Number of single dads on the rise
As of two years ago, single dads led 8 percent of U.S. households with kids, compared with just 1 percent in 1960, the Pew analysis of Census Bureau data found. Now single fathers make up nearly 1 in 4 single parents, but single mothers remain much more common.
Pew attributed the increase to many of the same things that ramped up single motherhood, including more children born outside of marriage and higher divorce rates since the 1960s and 70s. Other experts have suggested that divorced and never-married fathers now have more chances to get custody of their children at least some of the time and more interest in doing so.
For a long time, men saw parenthood as a package deal, said Stephanie Coontz, director of research and public education at the nonprofit Council on Contemporary Families. If they didn't have a wife to help them, they tended to not be interested or not feel capable of dealing with the kids.
Today, we've seen a real decline in the number of dads who walk away from their kids after divorce, Coontz said. Some men have also asserted their rights as parents outside of marriage, she added.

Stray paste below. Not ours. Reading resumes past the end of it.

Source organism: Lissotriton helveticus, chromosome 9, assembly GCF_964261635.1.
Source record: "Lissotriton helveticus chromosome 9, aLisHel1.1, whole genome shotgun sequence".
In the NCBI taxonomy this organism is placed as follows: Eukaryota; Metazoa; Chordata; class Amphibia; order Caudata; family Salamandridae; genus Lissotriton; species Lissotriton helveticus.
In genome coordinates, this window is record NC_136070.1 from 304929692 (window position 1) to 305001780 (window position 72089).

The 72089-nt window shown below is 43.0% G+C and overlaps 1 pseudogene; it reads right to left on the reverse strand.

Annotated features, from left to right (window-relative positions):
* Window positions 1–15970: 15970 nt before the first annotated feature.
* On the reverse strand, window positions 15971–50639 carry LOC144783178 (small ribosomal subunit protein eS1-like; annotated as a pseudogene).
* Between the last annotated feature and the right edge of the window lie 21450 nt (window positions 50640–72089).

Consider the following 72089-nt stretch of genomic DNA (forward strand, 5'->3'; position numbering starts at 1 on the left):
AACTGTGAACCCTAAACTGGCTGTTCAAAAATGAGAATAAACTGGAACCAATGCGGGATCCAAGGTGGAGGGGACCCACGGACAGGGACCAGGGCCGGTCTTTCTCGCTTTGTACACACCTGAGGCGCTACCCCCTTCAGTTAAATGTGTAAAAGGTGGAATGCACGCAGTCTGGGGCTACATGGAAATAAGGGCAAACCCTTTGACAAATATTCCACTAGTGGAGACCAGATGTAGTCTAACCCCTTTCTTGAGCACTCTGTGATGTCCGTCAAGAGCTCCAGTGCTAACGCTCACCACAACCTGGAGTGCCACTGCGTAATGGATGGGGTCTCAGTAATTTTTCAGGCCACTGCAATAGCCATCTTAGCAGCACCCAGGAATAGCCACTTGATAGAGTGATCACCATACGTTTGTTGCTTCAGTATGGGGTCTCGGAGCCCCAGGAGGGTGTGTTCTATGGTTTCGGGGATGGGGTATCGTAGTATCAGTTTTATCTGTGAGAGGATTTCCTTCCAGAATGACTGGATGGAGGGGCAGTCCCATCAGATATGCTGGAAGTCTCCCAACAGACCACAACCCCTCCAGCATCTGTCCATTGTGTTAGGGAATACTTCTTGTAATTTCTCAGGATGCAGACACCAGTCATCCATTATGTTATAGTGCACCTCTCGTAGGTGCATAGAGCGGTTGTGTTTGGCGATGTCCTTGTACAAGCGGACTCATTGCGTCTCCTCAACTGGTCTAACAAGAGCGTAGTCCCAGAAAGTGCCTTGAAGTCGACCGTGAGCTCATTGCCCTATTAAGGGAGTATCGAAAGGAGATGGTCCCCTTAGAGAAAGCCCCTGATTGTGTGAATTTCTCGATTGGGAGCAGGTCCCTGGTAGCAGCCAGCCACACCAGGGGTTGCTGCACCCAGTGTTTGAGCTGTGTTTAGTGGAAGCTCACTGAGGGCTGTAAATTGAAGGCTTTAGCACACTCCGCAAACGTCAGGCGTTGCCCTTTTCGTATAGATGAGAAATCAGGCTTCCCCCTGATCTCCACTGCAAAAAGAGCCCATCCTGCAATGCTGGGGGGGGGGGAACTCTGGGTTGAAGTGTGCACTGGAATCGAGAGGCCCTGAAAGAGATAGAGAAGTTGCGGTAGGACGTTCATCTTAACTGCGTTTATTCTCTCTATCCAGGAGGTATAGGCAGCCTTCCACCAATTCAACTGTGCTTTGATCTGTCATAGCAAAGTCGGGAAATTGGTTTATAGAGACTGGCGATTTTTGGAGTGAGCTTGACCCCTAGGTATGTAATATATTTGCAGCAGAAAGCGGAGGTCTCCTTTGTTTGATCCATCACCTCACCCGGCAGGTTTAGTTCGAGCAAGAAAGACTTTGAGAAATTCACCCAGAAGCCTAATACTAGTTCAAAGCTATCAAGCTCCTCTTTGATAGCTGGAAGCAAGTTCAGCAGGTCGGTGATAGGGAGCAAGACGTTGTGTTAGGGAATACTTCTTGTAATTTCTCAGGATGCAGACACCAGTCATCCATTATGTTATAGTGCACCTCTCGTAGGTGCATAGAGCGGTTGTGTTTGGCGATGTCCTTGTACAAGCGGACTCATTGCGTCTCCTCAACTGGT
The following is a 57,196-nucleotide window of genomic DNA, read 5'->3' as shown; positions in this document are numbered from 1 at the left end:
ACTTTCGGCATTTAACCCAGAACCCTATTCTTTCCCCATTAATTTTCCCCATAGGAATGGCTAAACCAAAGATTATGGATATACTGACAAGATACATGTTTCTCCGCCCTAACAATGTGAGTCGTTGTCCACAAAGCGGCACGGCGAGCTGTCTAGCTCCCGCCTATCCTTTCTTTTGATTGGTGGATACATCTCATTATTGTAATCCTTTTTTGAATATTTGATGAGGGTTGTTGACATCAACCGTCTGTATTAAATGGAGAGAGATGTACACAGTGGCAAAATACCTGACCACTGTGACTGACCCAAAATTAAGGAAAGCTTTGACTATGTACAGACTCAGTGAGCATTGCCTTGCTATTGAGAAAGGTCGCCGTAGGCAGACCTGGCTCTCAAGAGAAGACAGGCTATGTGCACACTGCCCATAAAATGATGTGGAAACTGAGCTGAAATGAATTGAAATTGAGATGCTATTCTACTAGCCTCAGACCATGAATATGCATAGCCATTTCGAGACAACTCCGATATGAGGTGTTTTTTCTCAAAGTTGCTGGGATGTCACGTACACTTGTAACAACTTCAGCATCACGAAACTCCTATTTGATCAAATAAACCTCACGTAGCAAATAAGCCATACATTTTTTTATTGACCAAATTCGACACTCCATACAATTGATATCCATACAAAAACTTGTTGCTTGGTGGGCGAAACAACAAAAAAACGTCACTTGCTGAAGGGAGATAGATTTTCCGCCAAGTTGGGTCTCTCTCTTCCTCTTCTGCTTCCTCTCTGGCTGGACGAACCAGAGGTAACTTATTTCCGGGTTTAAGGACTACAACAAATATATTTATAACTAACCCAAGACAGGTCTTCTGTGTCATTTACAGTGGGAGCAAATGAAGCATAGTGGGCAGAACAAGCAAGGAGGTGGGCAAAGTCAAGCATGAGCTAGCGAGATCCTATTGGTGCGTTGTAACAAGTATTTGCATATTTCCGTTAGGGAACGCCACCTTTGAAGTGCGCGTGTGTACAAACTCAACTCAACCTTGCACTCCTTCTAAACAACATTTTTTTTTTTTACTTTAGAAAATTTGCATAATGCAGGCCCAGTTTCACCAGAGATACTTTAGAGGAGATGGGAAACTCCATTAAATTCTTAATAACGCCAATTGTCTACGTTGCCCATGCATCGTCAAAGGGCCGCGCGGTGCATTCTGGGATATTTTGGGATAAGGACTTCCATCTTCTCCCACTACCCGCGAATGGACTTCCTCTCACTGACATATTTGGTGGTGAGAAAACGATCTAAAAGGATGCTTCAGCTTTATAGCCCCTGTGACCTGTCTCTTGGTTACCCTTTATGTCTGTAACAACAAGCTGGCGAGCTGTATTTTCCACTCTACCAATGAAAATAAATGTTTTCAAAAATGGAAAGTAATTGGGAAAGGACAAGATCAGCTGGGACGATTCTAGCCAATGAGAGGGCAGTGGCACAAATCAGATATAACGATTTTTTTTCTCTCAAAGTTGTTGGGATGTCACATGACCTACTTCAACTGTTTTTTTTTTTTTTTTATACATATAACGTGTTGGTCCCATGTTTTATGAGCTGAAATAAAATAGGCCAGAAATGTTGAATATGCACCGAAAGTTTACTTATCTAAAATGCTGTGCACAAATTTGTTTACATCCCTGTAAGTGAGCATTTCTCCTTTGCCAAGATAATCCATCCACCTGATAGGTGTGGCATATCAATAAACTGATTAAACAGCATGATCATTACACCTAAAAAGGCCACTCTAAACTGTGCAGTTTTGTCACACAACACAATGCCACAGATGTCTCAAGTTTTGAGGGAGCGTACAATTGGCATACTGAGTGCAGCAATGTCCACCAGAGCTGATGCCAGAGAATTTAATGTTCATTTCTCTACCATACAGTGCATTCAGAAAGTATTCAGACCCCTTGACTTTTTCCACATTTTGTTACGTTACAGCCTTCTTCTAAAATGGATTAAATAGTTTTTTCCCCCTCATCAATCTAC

Single fathers tend to be younger, poorer and less educated than married ones, the Pew report showed. They fare better financially than single mothers, though, even though they are less likely than single mothers to have gone to college.
Being single does not necessarily mean they are alone. Among single fathers, 41 percent were living with an unmarried partner, Pew found a slight increase since 1990, when the question was first asked.
The rising numbers of single dads are another sign that ideas about fatherhood are shifting, something that has repeatedly popped up in family research. Fathers are spending more time with their children than in the past, Pew has previously found, although they still spend much less time on average than mothers do.
Another Pew survey found that Americans put more importance on fathers providing values or emotional support than on earning income for their families, ranking those roles in roughly the same order as they do the roles of mothers. More mothers are breadwinners than in decades past, challenging the assumption that fathers are chiefly providers rather than caregivers.
©2013 Los Angeles Times
Visit the Los Angeles Times at www.latimes.com
Distributed by MCT Information Services
The Charlotte Observer welcomes your comments on news of the day. The more voices engaged in conversation, the better for us all, but do keep it civil. Please refrain from profanity, obscenity, spam, name-calling or attacking others for their views.
Have a news tip? You can send it to a local news editor; email email@example.com to send us your tip - or - consider joining the Public Insight Network and become a source for The Charlotte Observer.Read moreRead less